Archive for January, 2015

Churchill and his contradictions

25 January 2015

Winston_Churchill_1Everyone’s getting excited about Churchill, as we approach the 50th anniversary of his funeral in 1965, when Britain stopped for the day. And he is a genuinely interesting historical figure, full of contradictions. (I’ve written about him before here). In my upbringing, in a house infused by the mining culture of the north-east of England, his triumph over fascism as a wartime leader was always inflected by his history as Home Secretary, when he sent Metropolitan Police and troops into south Wales to “keep the peace” after rioting during a lockout at Tonypandy. (Churchill’s archive insists the notion that he sent troops to deal with the miners is a “myth”, but you can make what you will of his “personal message” to strikers: “We are holding back the soldiers for the present and sending only police.”)

And as Secretary of State for War in 1919, he sent 10,000 troops onto the streets of Glasgow in response to radical protests. It was “the largest deployment of British troops on native soil,” at least outside of northern Ireland.

It’s also true that had he died when hit by a car in New York in 1931 (curiously Hitler was also hit by a car in the same year), his career would be little more than a flamboyant curiosity: youthful promise, erratic politics, and some catastrophic failures. The Dardanelles disaster in World War 1 is still used as a case study in poor decision making.

Last year I found myself reading some of the history of Churchill’s “lost decade” in the ‘30s, in which he was right about appeasement and rearmament, foolish about India, and hopelessly misguided about the Abdication.

From that, some themes emerge. They’re below the fold.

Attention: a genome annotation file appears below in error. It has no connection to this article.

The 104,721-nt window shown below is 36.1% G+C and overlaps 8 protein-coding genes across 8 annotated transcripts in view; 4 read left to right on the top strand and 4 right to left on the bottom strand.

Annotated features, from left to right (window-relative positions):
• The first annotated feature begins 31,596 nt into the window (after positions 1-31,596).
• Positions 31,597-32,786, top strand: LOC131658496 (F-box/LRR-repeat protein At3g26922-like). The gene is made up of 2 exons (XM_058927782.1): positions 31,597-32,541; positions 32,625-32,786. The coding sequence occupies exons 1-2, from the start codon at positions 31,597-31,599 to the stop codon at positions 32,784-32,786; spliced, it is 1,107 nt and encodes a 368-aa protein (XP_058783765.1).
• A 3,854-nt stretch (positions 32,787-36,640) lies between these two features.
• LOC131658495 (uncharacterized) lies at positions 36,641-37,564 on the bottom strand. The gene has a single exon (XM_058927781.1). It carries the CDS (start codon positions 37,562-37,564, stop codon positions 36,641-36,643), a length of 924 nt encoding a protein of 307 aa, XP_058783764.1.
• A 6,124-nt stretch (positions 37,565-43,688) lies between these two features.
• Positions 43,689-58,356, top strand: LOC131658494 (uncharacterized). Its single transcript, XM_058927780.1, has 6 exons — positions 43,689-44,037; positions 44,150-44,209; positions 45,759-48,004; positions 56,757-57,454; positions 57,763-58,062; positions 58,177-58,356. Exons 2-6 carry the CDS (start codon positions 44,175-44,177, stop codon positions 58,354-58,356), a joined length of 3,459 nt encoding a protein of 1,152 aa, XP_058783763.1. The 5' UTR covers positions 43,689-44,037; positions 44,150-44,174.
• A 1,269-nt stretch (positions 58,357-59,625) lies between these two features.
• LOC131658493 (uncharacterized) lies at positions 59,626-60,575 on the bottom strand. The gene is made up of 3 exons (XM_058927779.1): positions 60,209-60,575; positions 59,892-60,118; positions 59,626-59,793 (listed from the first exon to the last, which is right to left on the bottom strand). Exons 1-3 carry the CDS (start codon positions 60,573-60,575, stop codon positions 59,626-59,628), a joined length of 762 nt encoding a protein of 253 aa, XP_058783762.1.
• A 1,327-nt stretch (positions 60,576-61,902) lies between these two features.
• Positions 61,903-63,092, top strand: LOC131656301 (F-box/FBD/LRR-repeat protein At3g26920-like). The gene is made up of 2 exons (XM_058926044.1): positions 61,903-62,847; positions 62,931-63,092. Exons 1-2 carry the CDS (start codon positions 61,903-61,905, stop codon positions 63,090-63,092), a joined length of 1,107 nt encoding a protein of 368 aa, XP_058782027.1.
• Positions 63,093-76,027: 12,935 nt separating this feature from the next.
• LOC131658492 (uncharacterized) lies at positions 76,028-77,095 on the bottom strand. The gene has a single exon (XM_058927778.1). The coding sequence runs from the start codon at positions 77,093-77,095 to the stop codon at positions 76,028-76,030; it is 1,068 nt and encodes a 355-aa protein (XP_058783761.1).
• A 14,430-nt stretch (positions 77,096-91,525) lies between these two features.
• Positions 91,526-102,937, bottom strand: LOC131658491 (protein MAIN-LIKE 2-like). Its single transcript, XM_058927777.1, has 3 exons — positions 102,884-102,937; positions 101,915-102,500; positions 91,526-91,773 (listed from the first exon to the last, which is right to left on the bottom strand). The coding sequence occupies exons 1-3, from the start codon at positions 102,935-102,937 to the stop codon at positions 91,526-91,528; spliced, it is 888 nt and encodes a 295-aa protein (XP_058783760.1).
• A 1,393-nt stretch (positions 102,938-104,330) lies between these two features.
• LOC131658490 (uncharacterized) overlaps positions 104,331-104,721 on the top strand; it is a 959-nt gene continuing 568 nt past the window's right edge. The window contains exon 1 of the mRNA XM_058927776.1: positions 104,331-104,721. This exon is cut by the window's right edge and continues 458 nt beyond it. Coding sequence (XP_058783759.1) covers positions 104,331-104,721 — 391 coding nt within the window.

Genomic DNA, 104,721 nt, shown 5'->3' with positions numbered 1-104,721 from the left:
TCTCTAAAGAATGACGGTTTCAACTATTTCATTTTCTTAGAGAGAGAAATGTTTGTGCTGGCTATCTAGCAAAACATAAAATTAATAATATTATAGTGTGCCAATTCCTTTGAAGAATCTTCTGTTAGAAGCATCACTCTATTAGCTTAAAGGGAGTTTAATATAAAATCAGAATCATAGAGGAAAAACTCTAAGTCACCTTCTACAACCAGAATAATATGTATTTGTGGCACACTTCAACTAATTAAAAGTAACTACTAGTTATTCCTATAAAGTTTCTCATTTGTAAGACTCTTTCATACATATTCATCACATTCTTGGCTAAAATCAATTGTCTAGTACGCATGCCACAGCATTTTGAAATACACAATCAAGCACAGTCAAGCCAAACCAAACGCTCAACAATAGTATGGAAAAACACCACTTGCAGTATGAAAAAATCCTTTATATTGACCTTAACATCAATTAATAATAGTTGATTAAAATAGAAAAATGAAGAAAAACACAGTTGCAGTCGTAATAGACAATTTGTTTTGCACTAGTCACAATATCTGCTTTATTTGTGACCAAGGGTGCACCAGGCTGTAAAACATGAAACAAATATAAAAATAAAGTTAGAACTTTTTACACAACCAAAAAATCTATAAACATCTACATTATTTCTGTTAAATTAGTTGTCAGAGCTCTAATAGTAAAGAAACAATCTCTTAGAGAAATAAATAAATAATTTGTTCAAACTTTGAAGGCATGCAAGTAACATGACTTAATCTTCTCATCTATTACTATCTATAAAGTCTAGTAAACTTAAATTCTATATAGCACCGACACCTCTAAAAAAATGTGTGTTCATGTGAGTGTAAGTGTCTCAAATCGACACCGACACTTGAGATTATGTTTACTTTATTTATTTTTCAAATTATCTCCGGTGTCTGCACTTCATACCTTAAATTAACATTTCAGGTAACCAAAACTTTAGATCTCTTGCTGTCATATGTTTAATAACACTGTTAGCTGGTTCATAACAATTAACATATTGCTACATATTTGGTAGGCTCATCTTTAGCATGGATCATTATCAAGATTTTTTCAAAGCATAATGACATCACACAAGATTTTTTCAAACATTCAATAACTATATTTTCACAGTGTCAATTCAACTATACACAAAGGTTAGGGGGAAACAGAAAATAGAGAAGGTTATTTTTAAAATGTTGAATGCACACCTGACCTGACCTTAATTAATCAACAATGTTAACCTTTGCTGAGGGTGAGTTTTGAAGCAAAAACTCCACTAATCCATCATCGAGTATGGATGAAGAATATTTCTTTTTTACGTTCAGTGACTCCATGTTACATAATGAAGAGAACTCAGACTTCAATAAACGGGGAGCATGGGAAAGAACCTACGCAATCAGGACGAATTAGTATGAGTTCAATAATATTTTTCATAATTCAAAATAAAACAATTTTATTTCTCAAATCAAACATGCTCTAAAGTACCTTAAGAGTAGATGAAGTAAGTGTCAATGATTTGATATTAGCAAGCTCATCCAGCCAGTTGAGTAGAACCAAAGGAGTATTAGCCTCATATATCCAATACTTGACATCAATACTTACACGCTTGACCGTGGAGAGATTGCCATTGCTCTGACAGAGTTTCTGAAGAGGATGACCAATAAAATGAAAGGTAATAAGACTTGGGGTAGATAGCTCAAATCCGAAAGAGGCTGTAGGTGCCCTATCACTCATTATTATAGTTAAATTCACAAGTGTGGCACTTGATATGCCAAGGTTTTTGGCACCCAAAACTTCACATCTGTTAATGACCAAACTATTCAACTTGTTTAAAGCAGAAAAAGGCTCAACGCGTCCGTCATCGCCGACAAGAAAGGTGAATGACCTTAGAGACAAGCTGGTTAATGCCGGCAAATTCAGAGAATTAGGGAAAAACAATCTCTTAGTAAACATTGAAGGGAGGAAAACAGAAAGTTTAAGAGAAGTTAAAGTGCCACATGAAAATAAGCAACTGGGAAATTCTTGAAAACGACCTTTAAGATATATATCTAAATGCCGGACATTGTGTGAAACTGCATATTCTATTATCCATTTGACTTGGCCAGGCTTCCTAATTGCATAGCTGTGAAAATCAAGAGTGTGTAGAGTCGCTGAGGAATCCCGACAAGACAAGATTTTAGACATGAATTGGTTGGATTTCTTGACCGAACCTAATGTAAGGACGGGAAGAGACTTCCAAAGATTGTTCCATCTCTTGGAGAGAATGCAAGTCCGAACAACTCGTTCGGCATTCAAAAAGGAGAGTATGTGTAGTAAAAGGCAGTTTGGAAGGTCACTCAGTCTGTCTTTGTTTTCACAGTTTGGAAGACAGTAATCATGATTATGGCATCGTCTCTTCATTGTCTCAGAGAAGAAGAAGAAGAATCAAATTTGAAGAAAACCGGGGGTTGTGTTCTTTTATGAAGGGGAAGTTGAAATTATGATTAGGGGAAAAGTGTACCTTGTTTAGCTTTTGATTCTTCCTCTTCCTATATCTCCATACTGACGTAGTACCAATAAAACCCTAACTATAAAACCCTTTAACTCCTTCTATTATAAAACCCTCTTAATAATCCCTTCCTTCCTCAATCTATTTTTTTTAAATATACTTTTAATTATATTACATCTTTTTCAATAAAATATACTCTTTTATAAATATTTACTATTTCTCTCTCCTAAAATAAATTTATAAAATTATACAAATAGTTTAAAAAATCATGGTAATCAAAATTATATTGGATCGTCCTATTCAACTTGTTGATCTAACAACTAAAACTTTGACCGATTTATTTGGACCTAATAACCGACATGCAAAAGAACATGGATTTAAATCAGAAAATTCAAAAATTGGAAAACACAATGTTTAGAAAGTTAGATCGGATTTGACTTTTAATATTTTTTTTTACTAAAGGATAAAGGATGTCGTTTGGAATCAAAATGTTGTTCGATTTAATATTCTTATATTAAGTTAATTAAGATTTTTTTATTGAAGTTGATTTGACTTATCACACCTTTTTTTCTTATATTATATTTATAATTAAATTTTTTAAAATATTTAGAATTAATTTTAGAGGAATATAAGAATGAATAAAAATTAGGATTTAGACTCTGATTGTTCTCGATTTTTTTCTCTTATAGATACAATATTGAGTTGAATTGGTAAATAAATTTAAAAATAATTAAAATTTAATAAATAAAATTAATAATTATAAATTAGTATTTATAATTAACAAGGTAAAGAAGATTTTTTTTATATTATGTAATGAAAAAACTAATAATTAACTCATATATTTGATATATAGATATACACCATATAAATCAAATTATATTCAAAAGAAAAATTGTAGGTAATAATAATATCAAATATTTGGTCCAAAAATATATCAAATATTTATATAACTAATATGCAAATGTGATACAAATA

Read the rest of this entry »

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“The last time I saw Richard…”

11 January 2015

There’s something arresting about the opening line of Joni Mitchell’s song “The last time I saw Richard,” the final track on her 1971 LP Blue.

The last time I saw Richard was Detroit in ’68,

And he told me all romantics meet the same fate someday

Cynical and drunk and boring someone in some dark cafe.

You know several things straightaway: The singer and Richard used to be in a relationship (otherwise why would she care, or remember where she saw him last), and that it didn’t end well, and that this was definitely down to him, not her.

She has your attention right there, right now.

“Richard” is probably Chuck Mitchell, briefly Joni’s first husband and also her musical partner for a short period in the 1960s. And in fact the song is a sustained piece of character assassination. A bit later on we learn that,

Richard got married to a figure skater

And he bought her a dishwasher and a coffee percolator

And he drinks at home now most nights with the TV on

Even these days buying this stuff would be a pretty empty materialist gesture. But in 1971?

I was listening to Blue again after reading an article by Sean O’Hagan about Joni Mitchell’s golden period, broadly from Blue to Hejira. O’Hagan writes that on Blue she “single-handedly redefined the notion of the singer-songwriter.”

One of the reasons for this was her willingness to expose her intimate self in these songs. As well as writing about “Richard”, another, “Little Green”, alludes, cryptically, to her daughter, given up for adoption in 1965. Other songwriters were shocked. As O’Hagan relates, “On first hearing them, her friend Kris Kristofferson exclaimed: ‘Oh Joni – save something of yourself!'”